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The X-Files – The Red and the Black (Review)

This May and June, we’re taking a trip back in time to review the fifth season of The X-Files and the second season of Millennium.

“Before the exploration of space, of the moon and the planets, man hailed that the heavens were the home and province of powerful gods who controlled not just the vast firmament, but the earthly fate of man himself and that the pantheon of powerful, warring deities, was the cause and reason for the human condition, for the past and the future, and for which great monuments would be created on earth as in heaven. But in time man replaced these gods with new gods and new religions that provided no more certain or greater answers than those worshipped by his Greek or Roman or Egyptian ancestors. And while we’ve chosen now our monolithic and benevolent gods and found our certainties in science, believers all, we wait for a sign, a revelation. Our eyes turn skyward ready to accept the truly incredible to find our destiny written in the stars.”

Lift me up...

Lift me up…

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The X-Files – Patient X (Review)

This May and June, we’re taking a trip back in time to review the fifth season of The X-Files and the second season of Millennium.

This should not work.

There are lots of reasons why Patient X and The Red and the Black should simply implode under their own weight. Most obviously, they are scripts that are rather blatantly just piling more and more back story and convolution onto a framework that is already overloaded and over-stretched. They are introducing new characters at a late stage of the game. They rely on contrivance and sketchy character development. They seem to exist at odds with the script for The X-Files: Fight the Future, which had been written and shot, but was awaiting release.

Everything burns...

Everything burns…

However, despite all this, Patient X and The Red and the Black work very well together. They are the strongest story-driven mythology two-parter since Nisei and 731 at the start of the third season. There is an energy and drive to Patient X and The Red and the Black that has been largely absent from the show’s big blockbuster two-parters since Herrenvolk at the start of the fourth season. After a year-and-a-half treading water as the release date of the movie draws ever closer, it is nice to see Chris Carter cut completely loose.

Patient X and The Red and the Black form a story which doesn’t seem at all worried about what any of this means for the summer realise of Fight the Future. Parts of it become quite difficult to reconcile with the film as released. However, the two-parter is all the stronger for it.

Fog of war...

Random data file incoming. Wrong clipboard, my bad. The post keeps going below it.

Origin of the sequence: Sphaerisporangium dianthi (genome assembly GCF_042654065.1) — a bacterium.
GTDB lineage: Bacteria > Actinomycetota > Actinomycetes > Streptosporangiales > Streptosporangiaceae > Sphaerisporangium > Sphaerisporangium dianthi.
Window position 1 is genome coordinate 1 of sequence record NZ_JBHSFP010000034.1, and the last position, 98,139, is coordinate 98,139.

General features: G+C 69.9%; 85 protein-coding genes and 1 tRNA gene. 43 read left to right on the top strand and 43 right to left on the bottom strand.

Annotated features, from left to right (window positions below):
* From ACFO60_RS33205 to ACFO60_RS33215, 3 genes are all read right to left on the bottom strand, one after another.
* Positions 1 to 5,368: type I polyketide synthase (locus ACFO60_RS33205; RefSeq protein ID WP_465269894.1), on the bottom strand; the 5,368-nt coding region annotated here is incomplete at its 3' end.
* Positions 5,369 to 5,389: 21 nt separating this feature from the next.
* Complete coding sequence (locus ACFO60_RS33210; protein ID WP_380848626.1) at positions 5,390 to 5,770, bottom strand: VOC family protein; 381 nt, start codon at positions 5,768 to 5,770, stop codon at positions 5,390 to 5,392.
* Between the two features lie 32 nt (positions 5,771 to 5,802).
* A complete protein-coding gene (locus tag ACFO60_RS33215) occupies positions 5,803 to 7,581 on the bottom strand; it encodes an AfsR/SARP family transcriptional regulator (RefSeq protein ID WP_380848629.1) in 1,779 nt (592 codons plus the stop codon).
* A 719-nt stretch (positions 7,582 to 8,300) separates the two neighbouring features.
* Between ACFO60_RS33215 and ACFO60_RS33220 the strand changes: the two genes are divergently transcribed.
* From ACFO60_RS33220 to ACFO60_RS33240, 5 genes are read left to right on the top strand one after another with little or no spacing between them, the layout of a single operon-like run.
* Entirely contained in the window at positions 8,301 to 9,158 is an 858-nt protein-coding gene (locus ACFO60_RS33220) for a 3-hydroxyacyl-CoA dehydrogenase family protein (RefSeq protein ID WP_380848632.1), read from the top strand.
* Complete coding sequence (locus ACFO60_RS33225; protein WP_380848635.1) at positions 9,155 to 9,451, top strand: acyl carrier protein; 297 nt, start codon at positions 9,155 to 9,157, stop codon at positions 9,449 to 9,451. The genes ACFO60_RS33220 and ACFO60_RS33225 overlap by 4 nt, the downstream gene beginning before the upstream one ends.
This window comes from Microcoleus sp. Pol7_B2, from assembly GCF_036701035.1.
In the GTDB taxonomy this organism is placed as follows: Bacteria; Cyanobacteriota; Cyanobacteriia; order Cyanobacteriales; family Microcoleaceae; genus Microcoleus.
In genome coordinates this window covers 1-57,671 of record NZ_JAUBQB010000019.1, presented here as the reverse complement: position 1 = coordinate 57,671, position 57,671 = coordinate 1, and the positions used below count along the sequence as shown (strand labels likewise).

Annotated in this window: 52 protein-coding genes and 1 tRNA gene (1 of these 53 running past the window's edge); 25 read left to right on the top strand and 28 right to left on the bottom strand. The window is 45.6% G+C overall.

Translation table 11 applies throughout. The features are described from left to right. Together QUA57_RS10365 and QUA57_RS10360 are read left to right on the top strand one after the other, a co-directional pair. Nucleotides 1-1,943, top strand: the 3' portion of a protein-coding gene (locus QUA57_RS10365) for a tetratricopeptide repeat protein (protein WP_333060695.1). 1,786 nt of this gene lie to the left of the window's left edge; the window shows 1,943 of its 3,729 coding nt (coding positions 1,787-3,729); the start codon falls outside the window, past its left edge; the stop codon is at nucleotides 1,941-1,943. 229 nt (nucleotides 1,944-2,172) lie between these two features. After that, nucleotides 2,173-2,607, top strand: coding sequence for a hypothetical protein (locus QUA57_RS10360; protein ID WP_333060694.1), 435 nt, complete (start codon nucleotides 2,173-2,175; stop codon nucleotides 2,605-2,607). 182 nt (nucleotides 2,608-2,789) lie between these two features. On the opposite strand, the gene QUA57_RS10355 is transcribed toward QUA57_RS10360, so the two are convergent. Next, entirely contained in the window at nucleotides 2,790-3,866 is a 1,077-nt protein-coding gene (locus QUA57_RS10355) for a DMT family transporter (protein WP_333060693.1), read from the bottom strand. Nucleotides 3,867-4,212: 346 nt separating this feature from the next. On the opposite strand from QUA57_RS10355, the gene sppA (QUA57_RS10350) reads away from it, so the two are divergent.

Fog of war…

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The X-Files – End Game (Review)

This August (and a little of September), we’re taking a trip back in time to review the second season of The X-Files. In November, we’ll be looking at the third season. And maybe more.

Towards the end of End Game, Mulder stumbles across a nuclear submarine that was attacked in the episode’s teaser. The craft was disabled by a strange craft it picked up in the ocean. Now, following a mysterious alien figure across the world in a quest to find his sister, Mulder approaches the location of the lost American submarine. As he does, he notices the submarine’s coning tower, bursting through the ice.

It’s one of those beautifully iconic television moments. It’s an image that is audacious and stunning and beautiful and breathtaking. It immediately gives End Game (and Colony) a sense of scale. All of a sudden, this isn’t just a bunch of stuff happening under the radar in some small town somewhere. This is the hijacking of a nuclear submarine by a hostile entity. This is Mulder going to the ends of the Earth to get his sister back.

Not so green any longer...

Not so green any longer…

It’s also worth noting that the symbolism is beautiful. Even looking at a picture of Mulder on the ice conjures up all manner of associations. Coupled with the non-linear storytelling employed by Colony and End Game, it calls Frankenstein to mind – Frankenstein serving as a massively influential text on Chris Carter. However, the idea of Mulder finding important existential answers on an Arctic soundstage also evokes Clark Kent’s self-discovery in Richard Donner’s Superman films, playing into the sense that this is an episode framed in cinematic terms.

The rest of the episode could just be dead air, and End Game would still work impressively well. However, End Game remains a fantastic piece of work in its own right, effectively codifying how a two-parter is meant to work.

The truth is out there...

The truth is out there…

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